I spent two days at the archive of the Institute of National Memory, reading reports about crimes committed during World War II. Witnesses filled out these forms in the late 1960s and early 1970s, so they were recalling events that occurred thirty years earlier. Different forms were used to document different offenses: repression of the Jewish population before the creation of the ghettos, persecution and extermination of intelligentsia, repression of the Gypsy people, roundups, arrests, prison and arrest, executions, resettlement, ghettos, camps, looting and destroying cultural goods, and help given by Poles to exterminated and persecuted Polish citizens of Jewish descent and other nationalities as well as citizens of other countries. These categories overlap, so sometimes forced labor is reported on the “resettlement” form, while in other cases the “camp” form is used. There are thousands of pages of these testimonies in the archive. I have only requested the ones from towns I have visited: places like Ustrzyki Dolne and Lesko, Żychlin and Kutno.
This is hard material to take in more than small doses. Page after page outlines the dehumanizing conditions Polish citizens were subjected to. The forms illustrate a certain asymmetry of experience. The ultimate fate of most Jews was death, as described on the forms for repression, execution, and ghettos. Most Jews were murdered because they were Jews. There is also an asymmetry of memory: those murders tend to be documented in large, even numbers—4,000, 6,000, 20,000 Jews passed through the Kutno ghetto on their way to the death camps.
Some records are more specific, including the names of 181 Jews who were taken to the Jewish cemetery in Żychlin on March 2, 1942, the day before the liquidation of the ghetto. Then they were shot and buried in shallow mass graves. The names of the five officers who shot them are also listed. Among the victims, #22 is Lajb Białak, age 38, trader; #59 is Hersz Klinger, age 39, shoemaker; #88-92 are Abram (48), Iojne (44), Rywen (16), Sura (14), and Bajla (12) Borensztajn. They may well have been a family. #159, Estera Rajch (62), trader, has the same last name as my great great grandmother, Liba Rajch who was born in 1829 in nearby Kutno.
In Ustrzyki Dolne, several witnesses report the shooting of 100 Jews rounded up from nearby villages and shot by a single SS officer. Only two Jews survived. Szternbach was a dentist who changed his name to Edward Stańkowski and moved to Szczecin, a city at the other corner of Poland. The other, named Szrecher (did they mean Szprecher?), moved to the United States.
More Poles survived and are named in these records, but the accounts also attest to the inhuman treatment to which they were subjected. Reading page after page of testimony gives me a visceral understanding why it would have been so hard for most to offer help to Jews. It doesn’t justify deliberate acts of prejudice and hatred, but it does help to explain what likely prevented more direct assistance. Poles were ordered to leave their homes with hardly any notice, then moved to poorer quarters on other streets or in different towns. Most of their property was taken from them. All they were allowed to bring with them was a pair of underwear, or a spoon and bowl. The luckier ones were told to pack a few days food or a change of clothes and some bedding. Thousands were transported to forced labor throughout the Third Reich. So many were put to work digging ditches. The pages of testimony don’t specify why but I can only imagine that these were in many cases death pits for murdered Jews. Others worked in gardens, factories, or on railroad tracks.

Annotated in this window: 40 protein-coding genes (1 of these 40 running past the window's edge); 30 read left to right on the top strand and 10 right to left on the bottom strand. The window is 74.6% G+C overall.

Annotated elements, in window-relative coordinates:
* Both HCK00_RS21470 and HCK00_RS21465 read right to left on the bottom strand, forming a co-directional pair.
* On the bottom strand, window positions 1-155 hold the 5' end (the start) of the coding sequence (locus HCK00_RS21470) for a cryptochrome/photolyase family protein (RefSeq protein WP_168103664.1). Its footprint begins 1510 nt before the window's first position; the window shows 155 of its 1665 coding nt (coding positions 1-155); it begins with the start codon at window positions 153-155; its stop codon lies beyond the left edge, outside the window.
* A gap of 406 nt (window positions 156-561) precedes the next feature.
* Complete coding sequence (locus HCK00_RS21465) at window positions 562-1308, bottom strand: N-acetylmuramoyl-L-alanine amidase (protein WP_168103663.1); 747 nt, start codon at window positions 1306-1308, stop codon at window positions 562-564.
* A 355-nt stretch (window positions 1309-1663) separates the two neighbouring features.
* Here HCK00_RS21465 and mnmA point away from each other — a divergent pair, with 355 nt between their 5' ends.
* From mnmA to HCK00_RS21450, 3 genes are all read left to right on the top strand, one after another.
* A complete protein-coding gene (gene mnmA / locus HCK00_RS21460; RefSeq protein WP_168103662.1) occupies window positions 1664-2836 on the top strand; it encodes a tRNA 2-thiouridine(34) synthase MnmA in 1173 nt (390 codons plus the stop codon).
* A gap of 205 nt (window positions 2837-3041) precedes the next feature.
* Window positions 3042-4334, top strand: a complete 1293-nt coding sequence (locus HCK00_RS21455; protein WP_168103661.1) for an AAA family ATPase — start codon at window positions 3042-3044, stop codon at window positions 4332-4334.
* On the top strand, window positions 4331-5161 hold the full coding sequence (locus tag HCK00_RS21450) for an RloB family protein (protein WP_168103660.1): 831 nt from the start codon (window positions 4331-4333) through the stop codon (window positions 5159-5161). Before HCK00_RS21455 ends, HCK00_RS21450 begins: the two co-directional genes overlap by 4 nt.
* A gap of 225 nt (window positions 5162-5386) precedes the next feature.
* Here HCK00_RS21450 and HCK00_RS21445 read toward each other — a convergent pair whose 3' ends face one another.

Poles were usually arrested for specific activities: illegal sale of food, making vodka, killing a pig, taking two ration cards, crossing borders, or avoiding work. Most often these offenses resulted in imprisonment or forced labor but sentences were unpredictable. Jan Tobolczyk, “a teacher and a good Pole,” was beaten for not admitting to being a witness of a Pole beating a German. He was sent to Dachau where he was killed. Poles were imprisoned, hanged, or shot for offenses like conspiracy, hiding arms, hiding people, or sabotage. Those caught hiding Jews were killed. Many of those documented on the “persecution and extermination of intelligentsia” form were arrested simply because they were priests; many were sent to Dachau where they were gassed, though some survived imprisonment.
Three railroad workers, Piotr Sand, Kolikst Perkowski, and Wilhelm Czarnewski, were hung in the Old Market Square in Kutno for transporting food to Warsaw. One witness said they were engaged in “illegal trade,” another said they were “transporting food for soldiers.” This happened on July 12, 1940, or perhaps at the end of May 1941. Many witnesses reported this incident. One explained that residents were forced to come at a designated time to watch the execution. The bodies hung all day, guarded by Germans. They were taken down at night and moved to an unknown location.
The accumulation of cases brings home how little Poles’ lives mattered to the occupier, and how easily and unpredictably they were imprisoned, relocated, or killed. These accounts document the inaccuracy, or at least the incompleteness of the claim that most Poles just stood by while the Holocaust happened. Many were preoccupied with the struggle for their own survival. And years later, many felt compelled to leave a public record of what they witnessed.